perfectly spherical

Game Design In Theory

Hunger and Choices

☰ Table of Content

So about that hunger thing

I’ve complained at length about Minecraft. I’ve also mentioned that Astroneer in particular is one of my favorite ‘survival’ games because it gets rid of the busywork of hunger.

Recently I was thinking about hunger mechanics again, and since then I’ve played a lot of Valheim and Vintage Story, both games that have food mechanics I actually kinda like, and it got me thinking about that hunger thing. There’s no such thing as a bad mechanic–all game mechanics have a context in which they actually work. Tank controls were a product of their time, a result of developers not really being sure how to handle navigation in a 3D space, but they still had a context in which they were good for the game–when the difficulty of controlling the character is the point. So, let’s apply that logic to food mechanics. What’s the right context for hunger as a mechanic?

Interesting gameplay comes from interesting choices.

It might seem obvious in hindsight, but it bears repeating: Gameplay is ultimately a series of choices. If you want a game to be interesting to play, you have to have interesting choices. This doesn’t mean mechanically deep choices, per se–there are interesting choices to make in games that lean entirely on their stories–but those choices are interesting, they’re just interesting because of characters and story tension instead of mechanical depth.

With that in mind, my complaint about hunger in Minecraft comes into sharp relief: Hunger in Minecraft has no interesting choices to make. Either you eat food or you die; either you have a farm setup that can produce enough food-value, or you don’t. The most complex farming method consists of two steps and is only slightly less automated than the simplest farming method, neither farming method can be fully automated because there’s no way to auto-plant seeds and only limited ways to detect when a crop is ready to harvest, and the only real choice to make is how much time you’re willing to spend on your food supply. You aren’t even given the option to disengage from the mechanic–if you don’t eat, you starve.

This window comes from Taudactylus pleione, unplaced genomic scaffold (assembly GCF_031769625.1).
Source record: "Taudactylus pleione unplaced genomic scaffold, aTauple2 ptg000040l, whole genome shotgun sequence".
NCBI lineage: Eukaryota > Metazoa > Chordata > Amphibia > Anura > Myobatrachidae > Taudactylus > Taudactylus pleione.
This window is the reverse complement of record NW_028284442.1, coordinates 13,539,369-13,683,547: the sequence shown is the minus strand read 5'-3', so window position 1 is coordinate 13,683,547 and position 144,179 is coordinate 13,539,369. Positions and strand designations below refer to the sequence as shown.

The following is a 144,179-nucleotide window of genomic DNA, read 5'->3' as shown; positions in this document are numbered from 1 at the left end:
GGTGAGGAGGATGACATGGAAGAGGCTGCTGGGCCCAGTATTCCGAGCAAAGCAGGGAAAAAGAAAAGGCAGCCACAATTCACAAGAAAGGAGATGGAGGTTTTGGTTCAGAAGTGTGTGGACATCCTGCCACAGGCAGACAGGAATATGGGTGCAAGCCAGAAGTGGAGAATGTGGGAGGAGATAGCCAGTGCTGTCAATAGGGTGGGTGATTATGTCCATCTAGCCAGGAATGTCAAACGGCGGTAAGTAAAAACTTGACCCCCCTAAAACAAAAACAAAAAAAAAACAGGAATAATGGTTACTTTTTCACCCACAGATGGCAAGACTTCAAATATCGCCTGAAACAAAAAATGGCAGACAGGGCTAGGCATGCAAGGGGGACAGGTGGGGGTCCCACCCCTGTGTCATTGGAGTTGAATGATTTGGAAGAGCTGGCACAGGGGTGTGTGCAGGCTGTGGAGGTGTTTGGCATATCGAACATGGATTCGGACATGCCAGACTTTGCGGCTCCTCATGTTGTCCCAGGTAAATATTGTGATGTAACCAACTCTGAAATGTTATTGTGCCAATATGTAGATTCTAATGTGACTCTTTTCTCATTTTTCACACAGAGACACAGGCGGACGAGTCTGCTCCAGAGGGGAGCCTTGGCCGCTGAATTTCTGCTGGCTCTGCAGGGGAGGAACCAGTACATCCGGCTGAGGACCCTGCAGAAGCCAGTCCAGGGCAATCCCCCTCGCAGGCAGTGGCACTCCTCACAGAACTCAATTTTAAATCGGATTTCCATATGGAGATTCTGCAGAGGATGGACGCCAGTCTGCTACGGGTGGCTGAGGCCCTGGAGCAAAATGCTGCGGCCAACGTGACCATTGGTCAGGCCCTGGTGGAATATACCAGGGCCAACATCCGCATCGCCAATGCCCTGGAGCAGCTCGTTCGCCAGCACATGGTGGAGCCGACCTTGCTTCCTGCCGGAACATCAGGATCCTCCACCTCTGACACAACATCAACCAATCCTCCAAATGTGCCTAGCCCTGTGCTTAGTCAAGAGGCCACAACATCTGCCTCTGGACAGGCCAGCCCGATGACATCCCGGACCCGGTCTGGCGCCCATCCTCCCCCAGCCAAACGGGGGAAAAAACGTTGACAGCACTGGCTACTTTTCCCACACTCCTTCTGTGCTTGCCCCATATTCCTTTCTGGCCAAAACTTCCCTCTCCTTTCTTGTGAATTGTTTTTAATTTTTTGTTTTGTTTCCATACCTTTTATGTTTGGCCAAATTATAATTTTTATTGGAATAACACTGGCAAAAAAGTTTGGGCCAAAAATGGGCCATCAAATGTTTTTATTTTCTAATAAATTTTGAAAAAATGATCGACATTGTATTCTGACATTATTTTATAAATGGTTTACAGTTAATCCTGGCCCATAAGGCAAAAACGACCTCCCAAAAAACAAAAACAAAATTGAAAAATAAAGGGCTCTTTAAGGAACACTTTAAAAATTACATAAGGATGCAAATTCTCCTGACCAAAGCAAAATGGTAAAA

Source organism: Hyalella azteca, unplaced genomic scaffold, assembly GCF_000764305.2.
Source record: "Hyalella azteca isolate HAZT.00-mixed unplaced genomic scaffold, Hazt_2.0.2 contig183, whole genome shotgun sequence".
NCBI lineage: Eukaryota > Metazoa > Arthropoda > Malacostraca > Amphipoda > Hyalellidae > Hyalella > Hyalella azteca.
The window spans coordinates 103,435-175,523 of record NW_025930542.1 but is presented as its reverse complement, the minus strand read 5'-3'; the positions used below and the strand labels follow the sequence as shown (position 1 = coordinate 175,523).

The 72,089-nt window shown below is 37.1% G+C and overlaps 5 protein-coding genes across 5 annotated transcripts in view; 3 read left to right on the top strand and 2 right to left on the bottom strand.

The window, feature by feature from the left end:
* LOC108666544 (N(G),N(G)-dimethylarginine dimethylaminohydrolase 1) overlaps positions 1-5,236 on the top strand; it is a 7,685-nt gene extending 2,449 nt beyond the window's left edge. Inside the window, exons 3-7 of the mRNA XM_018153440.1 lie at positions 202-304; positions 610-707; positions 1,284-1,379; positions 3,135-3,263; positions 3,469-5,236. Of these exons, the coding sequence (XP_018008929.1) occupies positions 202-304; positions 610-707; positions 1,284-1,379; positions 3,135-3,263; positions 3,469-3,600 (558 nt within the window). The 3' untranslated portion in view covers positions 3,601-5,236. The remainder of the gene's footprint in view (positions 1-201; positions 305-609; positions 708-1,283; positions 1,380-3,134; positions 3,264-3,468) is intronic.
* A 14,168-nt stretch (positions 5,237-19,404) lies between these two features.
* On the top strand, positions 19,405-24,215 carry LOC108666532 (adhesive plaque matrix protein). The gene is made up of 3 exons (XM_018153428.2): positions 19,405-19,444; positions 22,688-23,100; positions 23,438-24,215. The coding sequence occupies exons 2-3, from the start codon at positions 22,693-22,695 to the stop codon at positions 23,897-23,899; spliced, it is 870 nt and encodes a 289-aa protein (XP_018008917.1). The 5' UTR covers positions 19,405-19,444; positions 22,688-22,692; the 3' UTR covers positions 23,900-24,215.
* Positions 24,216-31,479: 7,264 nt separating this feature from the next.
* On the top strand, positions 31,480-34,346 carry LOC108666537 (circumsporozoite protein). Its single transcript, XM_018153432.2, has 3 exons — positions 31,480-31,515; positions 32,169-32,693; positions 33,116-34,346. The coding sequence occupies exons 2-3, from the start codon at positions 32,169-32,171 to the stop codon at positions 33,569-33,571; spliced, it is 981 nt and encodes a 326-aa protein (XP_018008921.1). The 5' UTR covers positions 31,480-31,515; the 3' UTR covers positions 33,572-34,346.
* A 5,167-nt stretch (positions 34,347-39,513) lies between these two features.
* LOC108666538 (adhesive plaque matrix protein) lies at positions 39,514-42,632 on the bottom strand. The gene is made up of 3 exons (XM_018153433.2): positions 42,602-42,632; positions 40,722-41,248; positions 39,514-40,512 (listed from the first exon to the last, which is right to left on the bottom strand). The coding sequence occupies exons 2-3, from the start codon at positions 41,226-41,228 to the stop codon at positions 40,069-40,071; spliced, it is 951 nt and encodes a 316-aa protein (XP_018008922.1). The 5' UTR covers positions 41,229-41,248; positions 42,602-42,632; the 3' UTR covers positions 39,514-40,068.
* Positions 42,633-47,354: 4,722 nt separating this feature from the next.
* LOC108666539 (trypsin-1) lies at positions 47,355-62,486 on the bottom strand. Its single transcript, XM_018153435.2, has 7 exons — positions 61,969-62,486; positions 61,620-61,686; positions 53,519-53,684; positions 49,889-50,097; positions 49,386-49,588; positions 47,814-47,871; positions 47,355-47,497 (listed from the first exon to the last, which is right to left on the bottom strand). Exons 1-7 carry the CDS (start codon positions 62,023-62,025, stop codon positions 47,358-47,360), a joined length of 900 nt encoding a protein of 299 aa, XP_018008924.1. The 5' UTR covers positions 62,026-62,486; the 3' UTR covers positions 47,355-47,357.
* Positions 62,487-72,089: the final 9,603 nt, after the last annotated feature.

So how come Vintage Story is different?

On the surface, Vintage Story’s food mechanics are very similar to Minecraft’s, in that you HAVE to farm SOMETHING in order to survive. You can subsist on berries for a while, but ultimately, you really do need a stable long-term food source.


The similarities end at the surface. There are multiple important layers to Vintage Story’s food mechanics, but I’m gonna focus on food preservation and crop rotation to make a point. Hunger in Minecraft is a mechanic you are forced to engage with, through the penalty of starving. Hunger in Vintage Story is the same. However, how you acquire food is a much more complex question in Vintage Story, with many more choices to make.